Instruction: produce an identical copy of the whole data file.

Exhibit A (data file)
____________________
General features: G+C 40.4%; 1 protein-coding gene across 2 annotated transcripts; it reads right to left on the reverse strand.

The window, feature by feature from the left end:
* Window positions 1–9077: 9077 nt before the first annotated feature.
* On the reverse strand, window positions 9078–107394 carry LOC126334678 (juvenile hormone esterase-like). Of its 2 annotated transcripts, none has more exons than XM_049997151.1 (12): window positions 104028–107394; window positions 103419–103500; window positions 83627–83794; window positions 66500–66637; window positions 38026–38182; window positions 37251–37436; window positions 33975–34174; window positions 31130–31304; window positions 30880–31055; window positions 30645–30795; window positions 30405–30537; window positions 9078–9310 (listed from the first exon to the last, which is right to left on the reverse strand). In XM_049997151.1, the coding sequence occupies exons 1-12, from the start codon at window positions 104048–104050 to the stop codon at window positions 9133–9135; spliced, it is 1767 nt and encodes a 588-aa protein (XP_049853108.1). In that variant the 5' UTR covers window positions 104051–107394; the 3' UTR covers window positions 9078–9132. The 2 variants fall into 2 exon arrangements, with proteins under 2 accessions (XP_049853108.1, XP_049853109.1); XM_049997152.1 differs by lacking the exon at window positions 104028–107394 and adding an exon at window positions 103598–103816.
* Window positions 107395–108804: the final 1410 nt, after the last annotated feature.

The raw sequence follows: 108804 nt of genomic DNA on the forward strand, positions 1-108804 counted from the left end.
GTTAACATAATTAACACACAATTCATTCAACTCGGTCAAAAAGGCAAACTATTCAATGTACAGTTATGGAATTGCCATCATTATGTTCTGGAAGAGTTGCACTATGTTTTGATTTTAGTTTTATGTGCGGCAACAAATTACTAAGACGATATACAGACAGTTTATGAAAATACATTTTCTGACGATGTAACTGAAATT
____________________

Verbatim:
General features: G+C 40.4%; 1 protein-coding gene across 2 annotated transcripts; it reads right to left on the reverse strand.

The window, feature by feature from the left end:
* Window positions 1–9077: 9077 nt before the first annotated feature.
* On the reverse strand, window positions 9078–107394 carry LOC126334678 (juvenile hormone esterase-like). Of its 2 annotated transcripts, none has more exons than XM_049997151.1 (12): window positions 104028–107394; window positions 103419–103500; window positions 83627–83794; window positions 66500–66637; window positions 38026–38182; window positions 37251–37436; window positions 33975–34174; window positions 31130–31304; window positions 30880–31055; window positions 30645–30795; window positions 30405–30537; window positions 9078–9310 (listed from the first exon to the last, which is right to left on the reverse strand). In XM_049997151.1, the coding sequence occupies exons 1-12, from the start codon at window positions 104048–104050 to the stop codon at window positions 9133–9135; spliced, it is 1767 nt and encodes a 588-aa protein (XP_049853108.1). In that variant the 5' UTR covers window positions 104051–107394; the 3' UTR covers window positions 9078–9132. The 2 variants fall into 2 exon arrangements, with proteins under 2 accessions (XP_049853108.1, XP_049853109.1); XM_049997152.1 differs by lacking the exon at window positions 104028–107394 and adding an exon at window positions 103598–103816.
* Window positions 107395–108804: the final 1410 nt, after the last annotated feature.

The raw sequence follows: 108804 nt of genomic DNA on the forward strand, positions 1-108804 counted from the left end.
GTTAACATAATTAACACACAATTCATTCAACTCGGTCAAAAAGGCAAACTATTCAATGTACAGTTATGGAATTGCCATCATTATGTTCTGGAAGAGTTGCACTATGTTTTGATTTTAGTTTTATGTGCGGCAACAAATTACTAAGACGATATACAGACAGTTTATGAAAATACATTTTCTGACGATGTAACTGAAATT